The entrance to Trump Tower on Fifth Avenue in New York City, shown here, is where Donald Trump announced his campaign for the presidency.

The entrance to Trump Tower on Fifth Avenue in New York City, shown here, is where Donald Trump announced his campaign for the presidency. 


Fletcher6/CC BY-SA 3.0. Image cropped.

How is a Bruce Springsteen show like a presidential campaign stop? Josh King, author of the recent book “Off Script,” says both are carefully orchestrated spectacles. For one, The Boss does not just walk out with his guitar.

“There's a huge army of roadies — people who think through what his tour schedule is going to be, where his stage is going to be set, what the song list is going to be,” King says. “All these have parallels in politics.”

In politics, roadie equivalents are called advance people, and they help plan out every detail of a politician’s public appearances. King worked as an advance man on the Dukakis campaign and in the Clinton White House. Recently, he cast an experienced eye over the pink marble atrium of Trump Tower in New York City, where Donald Trump announced his campaign for the presidency in June 2015.

“It's a really tight, small venue, but it served its purpose perfectly,” King says. And despite the glitz of Trump Tower, he notes that the presentation entailed pretty simple stage techniques, leaving space for just a dozen or so cameras.

“There was going to be plenty of time in the rest of the campaign for more ambitious stagecraft,” he says. “This was basic. Trump. Podium. Bank of flags. Announcement by Ivanka, embrace with Ivanka. 'I can give my 45-minute speech.' Then the family can be brought back on stage for what we call a family photo. And you're done. You're out of here.”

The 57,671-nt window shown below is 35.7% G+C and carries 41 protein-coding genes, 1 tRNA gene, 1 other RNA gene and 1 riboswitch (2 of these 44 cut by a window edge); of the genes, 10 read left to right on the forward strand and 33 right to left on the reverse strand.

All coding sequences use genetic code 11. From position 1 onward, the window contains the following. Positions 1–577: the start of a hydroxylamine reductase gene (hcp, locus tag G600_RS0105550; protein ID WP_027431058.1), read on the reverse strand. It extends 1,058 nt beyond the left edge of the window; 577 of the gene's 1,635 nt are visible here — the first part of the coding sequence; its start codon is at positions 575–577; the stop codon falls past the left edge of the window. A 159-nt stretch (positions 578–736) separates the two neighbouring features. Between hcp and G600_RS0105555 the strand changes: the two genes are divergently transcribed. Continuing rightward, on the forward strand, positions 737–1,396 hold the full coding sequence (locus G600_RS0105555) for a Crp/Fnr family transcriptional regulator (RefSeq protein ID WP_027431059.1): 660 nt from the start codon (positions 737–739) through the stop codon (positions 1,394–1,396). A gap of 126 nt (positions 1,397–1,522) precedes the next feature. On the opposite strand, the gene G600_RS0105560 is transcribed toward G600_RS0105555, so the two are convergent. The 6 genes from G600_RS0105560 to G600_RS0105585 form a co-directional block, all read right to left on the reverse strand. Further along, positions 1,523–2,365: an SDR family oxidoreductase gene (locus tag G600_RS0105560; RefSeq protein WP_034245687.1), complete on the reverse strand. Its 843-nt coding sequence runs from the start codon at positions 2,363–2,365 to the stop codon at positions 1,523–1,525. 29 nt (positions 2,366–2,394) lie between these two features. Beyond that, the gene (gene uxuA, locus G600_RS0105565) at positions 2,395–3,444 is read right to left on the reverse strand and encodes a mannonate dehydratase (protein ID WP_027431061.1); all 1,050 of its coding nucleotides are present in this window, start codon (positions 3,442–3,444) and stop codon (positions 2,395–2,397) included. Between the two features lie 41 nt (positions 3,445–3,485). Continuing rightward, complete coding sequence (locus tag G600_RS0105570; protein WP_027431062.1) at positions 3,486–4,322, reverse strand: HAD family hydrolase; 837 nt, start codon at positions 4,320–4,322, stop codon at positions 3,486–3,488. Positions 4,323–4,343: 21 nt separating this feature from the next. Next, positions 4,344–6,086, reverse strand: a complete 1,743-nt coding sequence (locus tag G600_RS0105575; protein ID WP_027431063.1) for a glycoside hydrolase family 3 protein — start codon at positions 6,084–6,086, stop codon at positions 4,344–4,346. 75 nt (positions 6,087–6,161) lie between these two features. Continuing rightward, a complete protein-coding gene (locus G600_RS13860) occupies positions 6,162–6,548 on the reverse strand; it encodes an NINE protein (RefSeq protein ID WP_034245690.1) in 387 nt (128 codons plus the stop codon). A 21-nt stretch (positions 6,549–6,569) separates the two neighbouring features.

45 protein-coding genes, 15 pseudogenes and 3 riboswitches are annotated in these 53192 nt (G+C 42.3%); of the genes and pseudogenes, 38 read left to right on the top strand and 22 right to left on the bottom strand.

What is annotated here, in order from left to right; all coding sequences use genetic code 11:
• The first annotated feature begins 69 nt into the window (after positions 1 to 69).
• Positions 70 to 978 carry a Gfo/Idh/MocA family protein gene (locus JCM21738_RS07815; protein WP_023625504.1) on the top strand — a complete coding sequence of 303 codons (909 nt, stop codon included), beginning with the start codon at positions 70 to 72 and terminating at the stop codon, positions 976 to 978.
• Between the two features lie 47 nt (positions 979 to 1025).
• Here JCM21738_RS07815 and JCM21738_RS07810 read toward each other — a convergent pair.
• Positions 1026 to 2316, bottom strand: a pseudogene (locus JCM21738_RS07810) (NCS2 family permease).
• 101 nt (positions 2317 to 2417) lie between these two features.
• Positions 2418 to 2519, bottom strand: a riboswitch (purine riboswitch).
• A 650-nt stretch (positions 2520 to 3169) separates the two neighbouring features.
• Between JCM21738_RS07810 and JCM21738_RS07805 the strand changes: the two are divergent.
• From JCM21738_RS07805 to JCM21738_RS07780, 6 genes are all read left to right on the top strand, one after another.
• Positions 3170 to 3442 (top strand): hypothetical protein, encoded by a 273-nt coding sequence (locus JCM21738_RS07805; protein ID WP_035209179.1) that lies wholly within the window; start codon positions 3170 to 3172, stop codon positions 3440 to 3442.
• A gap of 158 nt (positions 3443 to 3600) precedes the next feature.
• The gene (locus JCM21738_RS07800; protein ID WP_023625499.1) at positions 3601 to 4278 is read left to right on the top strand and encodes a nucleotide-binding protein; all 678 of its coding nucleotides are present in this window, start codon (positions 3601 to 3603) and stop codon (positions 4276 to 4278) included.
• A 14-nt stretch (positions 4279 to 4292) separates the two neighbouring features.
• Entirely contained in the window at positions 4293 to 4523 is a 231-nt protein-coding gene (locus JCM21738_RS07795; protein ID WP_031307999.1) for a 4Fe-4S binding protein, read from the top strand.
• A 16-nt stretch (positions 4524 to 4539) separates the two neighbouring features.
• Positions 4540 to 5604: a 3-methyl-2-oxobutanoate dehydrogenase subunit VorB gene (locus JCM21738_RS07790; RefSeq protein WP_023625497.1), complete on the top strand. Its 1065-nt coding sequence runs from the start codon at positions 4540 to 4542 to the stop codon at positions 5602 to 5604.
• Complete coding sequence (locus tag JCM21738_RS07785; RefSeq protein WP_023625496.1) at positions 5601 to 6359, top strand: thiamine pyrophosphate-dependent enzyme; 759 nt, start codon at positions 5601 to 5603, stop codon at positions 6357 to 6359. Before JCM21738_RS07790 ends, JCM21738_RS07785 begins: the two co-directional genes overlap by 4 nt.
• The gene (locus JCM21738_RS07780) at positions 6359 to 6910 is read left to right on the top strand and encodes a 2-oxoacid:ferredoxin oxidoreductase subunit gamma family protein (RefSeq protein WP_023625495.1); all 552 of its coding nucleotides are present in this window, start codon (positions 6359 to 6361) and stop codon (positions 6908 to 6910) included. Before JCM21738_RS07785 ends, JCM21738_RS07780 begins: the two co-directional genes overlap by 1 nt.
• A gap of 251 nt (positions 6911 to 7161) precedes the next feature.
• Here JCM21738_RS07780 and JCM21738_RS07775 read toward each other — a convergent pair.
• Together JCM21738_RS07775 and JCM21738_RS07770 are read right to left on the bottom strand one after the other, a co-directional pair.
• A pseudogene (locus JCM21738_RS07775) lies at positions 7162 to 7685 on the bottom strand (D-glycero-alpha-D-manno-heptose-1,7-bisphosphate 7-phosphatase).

Basic, but for Trump’s grand, slow entrance on one of the atrium’s huge escalators, set to Neil Young’s “Rockin’ in the Free World.” What to make of that passive descent for such an energetic candidate?

“It gives new definition to deus ex machina, doesn’t it?” King says, drily. “Well, the whole idea of a walk-in or an entrance is one of the basic ingredients of a major political event. Now, if you think about the practical constraints, you’re in here, you’re in Trump Tower. How else are you going to show the grand movement toward the stage, whether you happen to be stationary on the escalator or not?”

In fact, King says, Trump’s lingering escalator entrance provided an opportunity for reporters to frame the segment.

“It gives about 15 seconds of camera tracking to let the correspondent say, after they've been tossed the story by David Miller or Scott Pelley or Lester Holt, ‘Donald Trump announced his candidacy today by arriving at Trump Tower.’ Cut to tight shot of the major sound bites they want to take for that story.”

But judging purely on show business pizzazz, King says the recent showdown between the Republican and Democratic national conventions was no contest: It was all over the moment that Khizr Khan, father of slain Army captain Humayun Khan, pulled out a copy of the Constitution to make a point during his DNC address. King isn’t certain the gesture was planned in advance, and in his eyes, that only adds to its potency.

“That became the front-page picture, and the enduring picture of Mr. Khan’s message,” King says. “And for all the millions of dollars that were spent on construction and stagecraft, of either the Wells Fargo arena in Philadelphia or the Quicken Loans Arena in Cleveland, a $1 copy of the Constitution became an enduring message of the convention.”

This article is based on an interview that aired on PRI's Studio 360 with Kurt Andersen.

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